That brings us to the question of exports of water. Essentially, within the Conservative implementation of the Liberal agenda we now have, unbelievably, the issue of water exports back on the table. The vast majority of Canadians are opposed to water exports and water diversion. They are opposed for a number of reasons. One is because of the environmental devastation that results from this, and we have seen this in case after case where Canadians have spoken out on these issues, but also they are opposed because it makes no public policy sense whatsoever.

We may have a bank account that is rich in that we have 20% of the world's freshwater, but we only have about 6% of the world's renewable freshwater. In a very real sense when we talk about our water resources, that is our bank account. That is the 20% of standing water resources that is largely invested in our lakes, streams and rivers across the country, but its renewable resources are actually only equivalent to those of the United States.

The United States has been reckless with its use of water. Unfortunately, even though many Americans are speaking out on this issue, what we are seeing from those who now would seek water, rather than apply environmentally sustainable polices, is pressure to simply take Canadian water, as if somehow having a few more years of freshwater supplies from Canada is going to avoid the environmental catastrophes that many people apprehend in the United States.

It is simply not acceptable to share our water. If any bulk water exports or diversions start, under NAFTA right now they cannot be stopped. That is why the NDP is supporting this motion. We need to make it very clear that bulk water exports and water diversions are unacceptable and they are not environmentally sustainable. The NDP corner of the House will be fighting the SPP agenda and fighting water exports. That is why we in the NDP support the motion.

International TradeCommittees of the HouseRoutine Proceedings

11:50 a.m.

Liberal

Navdeep Bains Liberal Mississauga—Brampton South, ON

Mr. Speaker, the member has talked passionately, and I have worked in committee with this member as well, about his party's position on water diversion and bulk water exports, and I think there is unanimity among our party members as well.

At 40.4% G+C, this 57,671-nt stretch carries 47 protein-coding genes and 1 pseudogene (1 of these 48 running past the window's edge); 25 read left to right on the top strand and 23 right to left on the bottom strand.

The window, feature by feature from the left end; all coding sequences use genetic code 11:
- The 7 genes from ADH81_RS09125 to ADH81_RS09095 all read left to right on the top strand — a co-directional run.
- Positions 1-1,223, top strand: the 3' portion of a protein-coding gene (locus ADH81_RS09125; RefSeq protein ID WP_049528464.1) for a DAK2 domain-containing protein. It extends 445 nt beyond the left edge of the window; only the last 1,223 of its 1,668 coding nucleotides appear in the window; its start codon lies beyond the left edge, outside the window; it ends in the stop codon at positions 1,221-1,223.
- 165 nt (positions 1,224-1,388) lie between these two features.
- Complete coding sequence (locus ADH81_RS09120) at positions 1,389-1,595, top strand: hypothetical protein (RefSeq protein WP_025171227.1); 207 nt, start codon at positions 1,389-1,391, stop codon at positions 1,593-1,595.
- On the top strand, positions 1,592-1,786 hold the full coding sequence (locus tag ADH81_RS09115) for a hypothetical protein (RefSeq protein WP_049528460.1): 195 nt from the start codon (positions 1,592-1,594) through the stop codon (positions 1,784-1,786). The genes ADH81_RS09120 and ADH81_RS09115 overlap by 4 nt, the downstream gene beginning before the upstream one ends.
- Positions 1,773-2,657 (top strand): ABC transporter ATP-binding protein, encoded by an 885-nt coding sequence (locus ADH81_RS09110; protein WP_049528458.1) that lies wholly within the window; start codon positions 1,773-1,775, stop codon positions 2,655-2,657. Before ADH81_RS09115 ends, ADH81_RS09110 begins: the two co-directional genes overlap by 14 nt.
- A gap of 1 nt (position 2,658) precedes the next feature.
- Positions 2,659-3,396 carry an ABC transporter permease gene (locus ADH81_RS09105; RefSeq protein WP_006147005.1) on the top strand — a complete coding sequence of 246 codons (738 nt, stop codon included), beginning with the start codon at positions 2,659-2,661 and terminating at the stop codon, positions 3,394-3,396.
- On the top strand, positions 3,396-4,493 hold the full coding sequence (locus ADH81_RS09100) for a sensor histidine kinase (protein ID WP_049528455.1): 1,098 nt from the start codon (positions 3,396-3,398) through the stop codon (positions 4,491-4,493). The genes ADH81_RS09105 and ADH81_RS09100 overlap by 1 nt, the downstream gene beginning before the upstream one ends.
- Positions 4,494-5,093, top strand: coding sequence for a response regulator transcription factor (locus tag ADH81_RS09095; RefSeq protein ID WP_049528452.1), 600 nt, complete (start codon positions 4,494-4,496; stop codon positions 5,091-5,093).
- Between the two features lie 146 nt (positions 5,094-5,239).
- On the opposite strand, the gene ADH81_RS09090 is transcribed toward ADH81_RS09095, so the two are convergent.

However, in his comments he did not specifically mention a discussion that was touched on earlier. The member comes from British Columbia and he resides in that beautiful province. I would like to hear his remarks with respect to concerns and issues surrounding the softwood lumber agreement.

I would like to ask how he sees that unfolding in the next few months in terms of the feedback that he is getting from industry, from workers, from the province, from the provincial members of the legislative assembly, and what their thoughts are on this very important legislation that has really compromised Canada's position in terms of its ability to protect and support a very vital industry that generates thousands of jobs and billions of dollars worth of exports. I would like to hear his views on that as well.

International TradeCommittees of the HouseRoutine Proceedings

11:50 a.m.

NDP

Peter Julian NDP Burnaby—New Westminster, BC

Mr. Speaker, I thank the member for Mississauga—Brampton South for his question. Unfortunately, he is not going to like my response because I have to repeat the issue of the Liberal involvement in the softwood sellout. If the Liberal Party had chosen to work with the NDP, it would have been able to stop the softwood sellout.

The former Liberal minister crossed the floor with the original draft softwood sellout that came from the Liberal Party and brought it over to the Conservatives. I realize he was not a member of the trade committee at the time and that is unfortunate, but the Liberal trade committee members pushed with the Conservatives to get it through, despite the consequences. They wanted to get it through no matter how many thousands of jobs were lost, no matter how they compromised Canada's position.

We actually won in the Court of International Trade, so the Americans were obliged to pay every single penny back. We were a few months away from the finish line of winning every single cent back and unimpeded access to the American market, and the Conservatives, instead of saying, “We now have a court decision that gives every penny back, subject to one appeal”, blew it up and destroyed it because they simply did not understand the file. The Liberals on the trade committee helped get it through. Liberals in the Senate then adopted it, when they could have stopped it.

Unfortunately, I cannot give the answer the member is looking for. The results have been disastrous. Why did the Liberal Party not try to work with the NDP to stop this deplorable, reckless--

International TradeCommittees of the HouseRoutine Proceedings

11:55 a.m.

Conservative

The Acting Speaker Conservative Andrew Scheer

Questions and comments, the hon. member for Windsor West.

International TradeCommittees of the HouseRoutine Proceedings

11:55 a.m.

NDP

Brian Masse NDP Windsor West, ON

Mr. Speaker, I want to ask the member for Burnaby—New Westminster a question about the Great Lakes.